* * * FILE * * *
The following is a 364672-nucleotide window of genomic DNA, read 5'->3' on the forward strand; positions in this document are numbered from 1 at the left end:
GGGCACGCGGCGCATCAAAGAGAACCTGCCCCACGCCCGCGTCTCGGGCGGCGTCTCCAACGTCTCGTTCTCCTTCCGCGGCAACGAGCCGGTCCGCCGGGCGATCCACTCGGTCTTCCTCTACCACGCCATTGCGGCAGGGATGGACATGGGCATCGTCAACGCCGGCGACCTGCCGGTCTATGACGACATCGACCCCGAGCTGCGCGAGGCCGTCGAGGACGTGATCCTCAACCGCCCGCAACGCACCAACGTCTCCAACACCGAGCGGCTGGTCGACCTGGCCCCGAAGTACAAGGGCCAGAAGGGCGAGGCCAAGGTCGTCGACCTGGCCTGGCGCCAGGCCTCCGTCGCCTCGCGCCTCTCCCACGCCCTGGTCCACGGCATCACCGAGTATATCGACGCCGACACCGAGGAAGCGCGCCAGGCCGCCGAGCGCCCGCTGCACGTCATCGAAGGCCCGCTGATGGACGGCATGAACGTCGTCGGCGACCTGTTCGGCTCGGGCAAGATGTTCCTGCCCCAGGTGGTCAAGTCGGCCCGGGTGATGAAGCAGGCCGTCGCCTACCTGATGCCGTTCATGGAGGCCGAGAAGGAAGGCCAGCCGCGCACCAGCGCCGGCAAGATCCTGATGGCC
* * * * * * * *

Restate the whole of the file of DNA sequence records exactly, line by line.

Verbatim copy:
The following is a 364672-nucleotide window of genomic DNA, read 5'->3' on the forward strand; positions in this document are numbered from 1 at the left end:
GGGCACGCGGCGCATCAAAGAGAACCTGCCCCACGCCCGCGTCTCGGGCGGCGTCTCCAACGTCTCGTTCTCCTTCCGCGGCAACGAGCCGGTCCGCCGGGCGATCCACTCGGTCTTCCTCTACCACGCCATTGCGGCAGGGATGGACATGGGCATCGTCAACGCCGGCGACCTGCCGGTCTATGACGACATCGACCCCGAGCTGCGCGAGGCCGTCGAGGACGTGATCCTCAACCGCCCGCAACGCACCAACGTCTCCAACACCGAGCGGCTGGTCGACCTGGCCCCGAAGTACAAGGGCCAGAAGGGCGAGGCCAAGGTCGTCGACCTGGCCTGGCGCCAGGCCTCCGTCGCCTCGCGCCTCTCCCACGCCCTGGTCCACGGCATCACCGAGTATATCGACGCCGACACCGAGGAAGCGCGCCAGGCCGCCGAGCGCCCGCTGCACGTCATCGAAGGCCCGCTGATGGACGGCATGAACGTCGTCGGCGACCTGTTCGGCTCGGGCAAGATGTTCCTGCCCCAGGTGGTCAAGTCGGCCCGGGTGATGAAGCAGGCCGTCGCCTACCTGATGCCGTTCATGGAGGCCGAGAAGGAAGGCCAGCCGCGCACCAGCGCCGGCAAGATCCTGATGGCC